(Bloomberg) -- The head of the U.K. police’s counter-terrorism strategy called for stricter laws to tackle charismatic speakers preaching extreme ideologies, blaming them for grooming terrorists.
“To say radicalization is the biggest scourge of our time is an understatement,” Neil Basu told lawmakers Tuesday during an evidence session on the Counter Terrorism and Border Security Bill, which is currently passing Parliament.
Basu spoke of the “immense” difficulty in prosecuting Anjem Choudary, a radical Islamist preacher who avoided jail for more than 10 years. Choudary, who called for Sharia law to be implemented across the U.K. and described the 9/11 terrorists as “magnificent martyrs,” eventually served time for inviting support of Islamic State and is expected to be released this year.
Choudary is a leading figure in the banned group al-Muhajiroun (ALM), which has a “footprint in terrorist atrocities” numbering hundreds across the world, Basu said. The threat from terrorism is the greatest it’s ever been -- “a shift, not a spike,” he said. Police work has risen by 30 percent due to counter-terrorism needs, Basu added.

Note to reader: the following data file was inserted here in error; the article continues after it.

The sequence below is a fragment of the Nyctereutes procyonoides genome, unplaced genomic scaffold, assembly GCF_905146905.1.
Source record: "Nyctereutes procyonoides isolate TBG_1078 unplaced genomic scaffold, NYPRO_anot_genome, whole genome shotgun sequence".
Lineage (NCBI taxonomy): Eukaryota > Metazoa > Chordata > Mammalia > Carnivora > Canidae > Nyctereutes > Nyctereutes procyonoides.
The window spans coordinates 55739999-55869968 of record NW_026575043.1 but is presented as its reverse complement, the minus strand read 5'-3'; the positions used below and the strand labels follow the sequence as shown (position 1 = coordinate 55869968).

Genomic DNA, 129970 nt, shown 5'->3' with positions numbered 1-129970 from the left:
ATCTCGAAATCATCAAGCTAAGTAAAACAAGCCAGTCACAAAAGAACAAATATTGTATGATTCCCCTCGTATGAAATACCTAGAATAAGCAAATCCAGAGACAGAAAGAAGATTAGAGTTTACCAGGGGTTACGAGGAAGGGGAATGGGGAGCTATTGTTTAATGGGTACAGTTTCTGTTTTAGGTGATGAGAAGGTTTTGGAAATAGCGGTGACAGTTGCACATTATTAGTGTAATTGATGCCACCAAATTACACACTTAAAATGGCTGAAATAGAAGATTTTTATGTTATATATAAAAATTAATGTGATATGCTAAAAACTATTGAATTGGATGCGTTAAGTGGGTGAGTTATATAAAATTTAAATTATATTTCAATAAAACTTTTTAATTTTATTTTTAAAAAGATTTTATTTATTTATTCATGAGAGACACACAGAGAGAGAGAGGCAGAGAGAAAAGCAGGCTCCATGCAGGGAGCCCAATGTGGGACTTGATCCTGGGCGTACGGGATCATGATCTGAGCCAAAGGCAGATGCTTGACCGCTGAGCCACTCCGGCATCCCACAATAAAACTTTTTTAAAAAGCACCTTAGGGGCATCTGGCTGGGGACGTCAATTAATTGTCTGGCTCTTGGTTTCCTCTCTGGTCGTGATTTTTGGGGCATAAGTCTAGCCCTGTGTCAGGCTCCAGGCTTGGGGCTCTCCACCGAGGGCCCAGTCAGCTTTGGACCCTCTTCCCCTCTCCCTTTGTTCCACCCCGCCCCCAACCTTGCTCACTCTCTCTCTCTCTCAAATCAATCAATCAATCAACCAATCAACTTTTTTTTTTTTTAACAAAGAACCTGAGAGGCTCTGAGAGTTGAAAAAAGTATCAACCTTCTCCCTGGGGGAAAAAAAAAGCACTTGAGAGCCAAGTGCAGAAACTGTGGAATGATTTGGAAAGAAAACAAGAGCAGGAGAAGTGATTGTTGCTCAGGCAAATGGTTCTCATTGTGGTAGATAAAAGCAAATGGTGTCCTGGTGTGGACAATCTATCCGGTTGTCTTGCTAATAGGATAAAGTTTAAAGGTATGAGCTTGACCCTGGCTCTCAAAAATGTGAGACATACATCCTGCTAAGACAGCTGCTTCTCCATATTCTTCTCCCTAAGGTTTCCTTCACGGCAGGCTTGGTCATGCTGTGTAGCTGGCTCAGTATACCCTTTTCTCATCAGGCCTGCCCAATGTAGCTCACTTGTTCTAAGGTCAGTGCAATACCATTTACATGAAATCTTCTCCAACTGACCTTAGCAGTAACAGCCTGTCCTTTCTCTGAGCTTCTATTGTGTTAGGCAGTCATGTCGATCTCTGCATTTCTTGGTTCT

Both Basu and Gregor McGill, director of legal services at the Crown Prosecution Service, called for greater clarity to prosecute the streaming of extremist content live over the Internet, rather than just the current offense of downloading or visiting sites.
Basu said police are trying to tackle “fast-food rhetoric” on the internet, where “one or two lines of the Koran” are taken out of context, or extremist right-wing ideology is presented without history or context. Authorities are seeking to teach young people the resilience they need to resist such material, he said.
Asked if Nazi leader Adolf Hitler would have avoided prosecution for his Nuremberg speeches under the current U.K. legal framework, McGill replied: “yes.”
©2018 Bloomberg L.P.